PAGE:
(Gabriel may feel free to correct my translations).
    I don't know how it appears in the official English translations of Cervantes's Don Quixote, but in Spanish it says "El hombre propone pero Dios dispone" that literally translates as "The man proposes but God disposes", which I believe is a known saying in English too. And it was not invented by Cervantes.

    Cervantes wrote it in the sequel (2nd part) of Don Quixote in the XVII century, but the first recorded appearance was in the Imitation of Christ (by Kempis, although that is disputed) in Latin as "Homo proponit, sed Deus disponit" (exact same translation) and is inspired in the Bible Proverbs 16.9 "In their hearts humans plan their course, but the Lord establishes their steps".

    The meaning of all these are that despite sound decision making and careful planning, things may not go as planned (for good or for bad), since there are always room for luck or fortuitous unforeseen situations to mess up with the plan.
    The contrast with what you said (man appoints and god disappoints) is that what you said has a negative connotation. That said, while the original saying is neutral, it is often used with negative connotation and when it is used with a positive connotation it is usually sarcastic, so your version could actually be a good one. Except, that no religious person would ever say that God disappoints.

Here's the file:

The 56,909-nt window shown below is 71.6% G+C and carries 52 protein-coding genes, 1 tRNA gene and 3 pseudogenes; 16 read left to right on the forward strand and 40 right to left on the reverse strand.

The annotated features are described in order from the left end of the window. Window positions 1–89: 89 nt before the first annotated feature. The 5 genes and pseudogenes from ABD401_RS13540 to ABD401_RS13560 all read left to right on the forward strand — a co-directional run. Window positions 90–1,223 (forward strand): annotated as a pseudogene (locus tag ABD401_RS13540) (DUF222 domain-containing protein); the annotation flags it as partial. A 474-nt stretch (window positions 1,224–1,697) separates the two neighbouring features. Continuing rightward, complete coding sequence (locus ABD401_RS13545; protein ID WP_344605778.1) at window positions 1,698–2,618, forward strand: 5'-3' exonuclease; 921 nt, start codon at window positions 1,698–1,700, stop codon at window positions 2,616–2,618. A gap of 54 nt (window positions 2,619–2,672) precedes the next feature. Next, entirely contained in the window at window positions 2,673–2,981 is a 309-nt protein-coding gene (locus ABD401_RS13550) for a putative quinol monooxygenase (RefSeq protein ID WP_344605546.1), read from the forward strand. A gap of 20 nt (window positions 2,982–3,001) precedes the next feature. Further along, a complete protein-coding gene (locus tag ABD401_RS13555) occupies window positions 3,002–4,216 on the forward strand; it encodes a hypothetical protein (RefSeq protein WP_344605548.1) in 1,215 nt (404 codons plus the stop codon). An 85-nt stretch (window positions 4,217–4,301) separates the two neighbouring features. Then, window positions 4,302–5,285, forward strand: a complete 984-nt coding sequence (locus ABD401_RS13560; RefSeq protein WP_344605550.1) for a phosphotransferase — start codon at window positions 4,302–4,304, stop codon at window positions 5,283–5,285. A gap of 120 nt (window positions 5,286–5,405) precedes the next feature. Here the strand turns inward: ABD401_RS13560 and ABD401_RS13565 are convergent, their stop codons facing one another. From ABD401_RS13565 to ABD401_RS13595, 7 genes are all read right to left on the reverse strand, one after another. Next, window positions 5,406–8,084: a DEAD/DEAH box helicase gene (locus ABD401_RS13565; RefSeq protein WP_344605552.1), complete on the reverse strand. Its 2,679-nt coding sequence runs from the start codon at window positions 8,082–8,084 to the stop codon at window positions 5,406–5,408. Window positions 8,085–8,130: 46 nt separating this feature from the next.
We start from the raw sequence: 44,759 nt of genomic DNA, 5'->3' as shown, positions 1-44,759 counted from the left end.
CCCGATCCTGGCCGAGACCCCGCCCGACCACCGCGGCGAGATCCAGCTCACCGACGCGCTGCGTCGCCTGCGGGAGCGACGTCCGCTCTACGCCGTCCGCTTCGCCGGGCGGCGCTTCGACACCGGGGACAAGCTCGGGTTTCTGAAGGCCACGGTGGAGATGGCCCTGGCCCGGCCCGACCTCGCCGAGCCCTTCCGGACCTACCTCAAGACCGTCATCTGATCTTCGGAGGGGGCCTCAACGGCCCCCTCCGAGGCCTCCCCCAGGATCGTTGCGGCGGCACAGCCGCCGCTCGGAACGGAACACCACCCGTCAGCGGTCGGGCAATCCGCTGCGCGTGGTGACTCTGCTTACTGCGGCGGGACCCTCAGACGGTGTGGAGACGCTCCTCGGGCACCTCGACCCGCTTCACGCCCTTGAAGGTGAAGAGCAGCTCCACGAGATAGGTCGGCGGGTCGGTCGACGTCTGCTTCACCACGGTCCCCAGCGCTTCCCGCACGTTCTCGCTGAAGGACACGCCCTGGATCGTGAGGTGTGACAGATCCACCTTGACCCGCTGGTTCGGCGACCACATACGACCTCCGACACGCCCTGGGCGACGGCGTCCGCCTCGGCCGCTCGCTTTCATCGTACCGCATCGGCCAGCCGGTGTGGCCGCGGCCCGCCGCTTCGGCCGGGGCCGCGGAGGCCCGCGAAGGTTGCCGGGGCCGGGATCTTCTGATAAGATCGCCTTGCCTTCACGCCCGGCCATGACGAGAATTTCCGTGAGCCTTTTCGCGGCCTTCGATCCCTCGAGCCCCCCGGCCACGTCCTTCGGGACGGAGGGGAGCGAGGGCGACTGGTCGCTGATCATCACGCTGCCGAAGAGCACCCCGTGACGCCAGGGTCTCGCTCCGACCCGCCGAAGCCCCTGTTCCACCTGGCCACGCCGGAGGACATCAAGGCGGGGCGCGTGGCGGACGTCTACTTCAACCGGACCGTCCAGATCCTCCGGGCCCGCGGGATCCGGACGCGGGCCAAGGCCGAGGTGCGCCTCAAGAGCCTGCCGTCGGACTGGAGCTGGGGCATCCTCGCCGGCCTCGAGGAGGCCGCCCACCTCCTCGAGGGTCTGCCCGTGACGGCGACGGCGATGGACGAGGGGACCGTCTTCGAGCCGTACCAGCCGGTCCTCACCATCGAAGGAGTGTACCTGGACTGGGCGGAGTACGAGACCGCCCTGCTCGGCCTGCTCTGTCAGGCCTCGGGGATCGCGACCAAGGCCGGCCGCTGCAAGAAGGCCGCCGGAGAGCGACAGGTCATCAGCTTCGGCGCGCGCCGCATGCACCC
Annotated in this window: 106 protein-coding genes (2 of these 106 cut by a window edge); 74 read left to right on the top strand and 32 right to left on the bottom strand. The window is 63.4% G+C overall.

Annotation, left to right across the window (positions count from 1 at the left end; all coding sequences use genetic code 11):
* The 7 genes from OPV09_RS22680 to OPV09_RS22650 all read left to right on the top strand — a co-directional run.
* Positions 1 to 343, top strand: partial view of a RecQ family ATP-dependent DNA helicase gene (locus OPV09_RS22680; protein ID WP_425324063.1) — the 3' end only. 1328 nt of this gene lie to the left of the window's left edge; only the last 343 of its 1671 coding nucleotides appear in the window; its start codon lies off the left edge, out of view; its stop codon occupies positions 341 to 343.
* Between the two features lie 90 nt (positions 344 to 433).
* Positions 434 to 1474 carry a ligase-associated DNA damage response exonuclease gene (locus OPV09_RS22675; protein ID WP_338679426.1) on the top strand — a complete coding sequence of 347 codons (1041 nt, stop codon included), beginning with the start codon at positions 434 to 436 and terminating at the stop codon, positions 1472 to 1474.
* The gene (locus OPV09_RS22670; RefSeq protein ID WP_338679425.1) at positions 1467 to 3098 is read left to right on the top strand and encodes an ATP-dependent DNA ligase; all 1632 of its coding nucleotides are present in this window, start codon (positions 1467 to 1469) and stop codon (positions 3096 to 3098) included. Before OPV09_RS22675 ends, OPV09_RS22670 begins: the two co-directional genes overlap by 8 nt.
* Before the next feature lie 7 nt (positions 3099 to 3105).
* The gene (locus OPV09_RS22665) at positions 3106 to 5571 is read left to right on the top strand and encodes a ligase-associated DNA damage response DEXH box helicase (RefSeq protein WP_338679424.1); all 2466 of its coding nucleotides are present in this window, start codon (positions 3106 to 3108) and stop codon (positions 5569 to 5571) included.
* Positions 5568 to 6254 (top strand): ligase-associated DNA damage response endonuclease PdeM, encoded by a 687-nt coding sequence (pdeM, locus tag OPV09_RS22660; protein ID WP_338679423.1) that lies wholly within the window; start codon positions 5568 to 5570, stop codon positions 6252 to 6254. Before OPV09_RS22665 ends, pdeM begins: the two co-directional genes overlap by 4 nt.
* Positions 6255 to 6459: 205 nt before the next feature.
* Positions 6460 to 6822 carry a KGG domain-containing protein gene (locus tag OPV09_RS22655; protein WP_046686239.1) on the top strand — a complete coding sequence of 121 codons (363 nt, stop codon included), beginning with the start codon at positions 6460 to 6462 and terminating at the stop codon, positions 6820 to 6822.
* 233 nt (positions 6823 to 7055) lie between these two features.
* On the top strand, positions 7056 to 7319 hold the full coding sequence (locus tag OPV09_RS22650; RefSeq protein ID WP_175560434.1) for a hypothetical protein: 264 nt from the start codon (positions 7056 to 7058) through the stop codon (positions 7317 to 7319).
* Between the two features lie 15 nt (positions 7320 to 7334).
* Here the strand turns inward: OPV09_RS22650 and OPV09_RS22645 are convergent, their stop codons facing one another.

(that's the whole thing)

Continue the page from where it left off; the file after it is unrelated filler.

See? I know how to google stuff too

    Leave a comment:


  • Evan
    replied
    Originally posted by 3WE View Post
    Also, too bad that (and why did) the one plane spin/spiral/whatever?
    Because, to quote Cervantes, man appoints and god disappoints; god, in this case, being aerodynamics, physics, meteorology and the unanticipated whims of each. If you haven't read Cervantes, you might be a bit unfamiliar with hubris, delusion and folly. It should be required reading for a PPL.

    That and, apparently, knocking together a homemade speed brake isn't the finest example of aeroengineering.

    Of course, the man also wrote that, in order to attain the impossible, one must attempt the absurd. But meditate on that one. It comes to the same lesson.

    (Gabriel may feel free to correct my translations).

    Leave a comment:


  • Gabriel
    replied
    Originally posted by 3WE View Post
    No way to know, but I wonder what the sentiment would be if the stunt worked 100%, instead of 50%?

    I get the feeling that emotions are guiding things a bit, our discussions, in particular.
    You are asking for sentiments and concerned that emotions guide our discussion? Aren't sentiment and emotion almost synonyms?